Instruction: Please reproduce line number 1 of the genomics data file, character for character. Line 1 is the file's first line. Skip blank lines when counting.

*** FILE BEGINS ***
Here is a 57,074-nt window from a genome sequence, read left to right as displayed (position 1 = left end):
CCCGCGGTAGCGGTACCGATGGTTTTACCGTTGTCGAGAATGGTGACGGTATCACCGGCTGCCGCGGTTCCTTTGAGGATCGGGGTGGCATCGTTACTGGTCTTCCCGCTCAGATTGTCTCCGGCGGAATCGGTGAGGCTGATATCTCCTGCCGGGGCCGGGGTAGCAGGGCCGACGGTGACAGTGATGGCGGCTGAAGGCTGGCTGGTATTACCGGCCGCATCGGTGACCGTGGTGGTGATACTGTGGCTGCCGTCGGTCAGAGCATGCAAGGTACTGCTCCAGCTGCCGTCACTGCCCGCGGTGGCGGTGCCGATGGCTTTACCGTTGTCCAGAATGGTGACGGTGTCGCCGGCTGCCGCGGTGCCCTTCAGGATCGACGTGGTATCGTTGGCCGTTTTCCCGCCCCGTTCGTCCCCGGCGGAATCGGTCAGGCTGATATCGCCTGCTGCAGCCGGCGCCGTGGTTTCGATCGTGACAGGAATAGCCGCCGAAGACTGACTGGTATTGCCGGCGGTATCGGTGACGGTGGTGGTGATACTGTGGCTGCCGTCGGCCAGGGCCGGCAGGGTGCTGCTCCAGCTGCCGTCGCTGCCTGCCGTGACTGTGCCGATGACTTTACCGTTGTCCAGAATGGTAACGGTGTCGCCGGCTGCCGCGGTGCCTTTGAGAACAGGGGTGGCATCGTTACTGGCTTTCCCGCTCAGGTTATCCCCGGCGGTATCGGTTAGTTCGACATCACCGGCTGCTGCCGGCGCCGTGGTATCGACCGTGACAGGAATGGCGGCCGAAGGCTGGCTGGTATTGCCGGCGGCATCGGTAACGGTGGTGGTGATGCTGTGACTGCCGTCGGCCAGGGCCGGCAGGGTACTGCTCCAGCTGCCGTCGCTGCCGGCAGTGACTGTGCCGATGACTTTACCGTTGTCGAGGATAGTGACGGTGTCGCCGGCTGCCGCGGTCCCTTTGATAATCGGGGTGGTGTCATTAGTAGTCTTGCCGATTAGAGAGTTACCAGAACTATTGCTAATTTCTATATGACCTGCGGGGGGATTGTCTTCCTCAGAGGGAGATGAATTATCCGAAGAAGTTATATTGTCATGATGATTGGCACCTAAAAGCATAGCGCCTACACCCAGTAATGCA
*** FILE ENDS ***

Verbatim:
Here is a 57,074-nt window from a genome sequence, read left to right as displayed (position 1 = left end):